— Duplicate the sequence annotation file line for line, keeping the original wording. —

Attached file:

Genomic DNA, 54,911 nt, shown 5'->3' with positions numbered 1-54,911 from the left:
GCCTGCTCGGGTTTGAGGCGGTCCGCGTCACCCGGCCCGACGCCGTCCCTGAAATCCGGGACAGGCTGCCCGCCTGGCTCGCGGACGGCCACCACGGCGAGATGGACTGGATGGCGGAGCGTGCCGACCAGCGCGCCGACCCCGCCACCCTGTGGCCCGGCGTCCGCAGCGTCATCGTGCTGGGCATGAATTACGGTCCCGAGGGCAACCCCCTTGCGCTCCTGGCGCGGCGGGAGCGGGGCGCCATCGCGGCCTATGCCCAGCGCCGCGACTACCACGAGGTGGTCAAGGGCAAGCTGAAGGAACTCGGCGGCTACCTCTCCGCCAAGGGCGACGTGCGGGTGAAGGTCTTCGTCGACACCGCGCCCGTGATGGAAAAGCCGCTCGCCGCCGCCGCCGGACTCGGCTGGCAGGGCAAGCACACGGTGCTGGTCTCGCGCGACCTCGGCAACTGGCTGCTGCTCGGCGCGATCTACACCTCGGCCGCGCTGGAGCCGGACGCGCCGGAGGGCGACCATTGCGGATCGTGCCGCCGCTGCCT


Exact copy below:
Genomic DNA, 54,911 nt, shown 5'->3' with positions numbered 1-54,911 from the left:
GCCTGCTCGGGTTTGAGGCGGTCCGCGTCACCCGGCCCGACGCCGTCCCTGAAATCCGGGACAGGCTGCCCGCCTGGCTCGCGGACGGCCACCACGGCGAGATGGACTGGATGGCGGAGCGTGCCGACCAGCGCGCCGACCCCGCCACCCTGTGGCCCGGCGTCCGCAGCGTCATCGTGCTGGGCATGAATTACGGTCCCGAGGGCAACCCCCTTGCGCTCCTGGCGCGGCGGGAGCGGGGCGCCATCGCGGCCTATGCCCAGCGCCGCGACTACCACGAGGTGGTCAAGGGCAAGCTGAAGGAACTCGGCGGCTACCTCTCCGCCAAGGGCGACGTGCGGGTGAAGGTCTTCGTCGACACCGCGCCCGTGATGGAAAAGCCGCTCGCCGCCGCCGCCGGACTCGGCTGGCAGGGCAAGCACACGGTGCTGGTCTCGCGCGACCTCGGCAACTGGCTGCTGCTCGGCGCGATCTACACCTCGGCCGCGCTGGAGCCGGACGCGCCGGAGGGCGACCATTGCGGATCGTGCCGCCGCTGCCT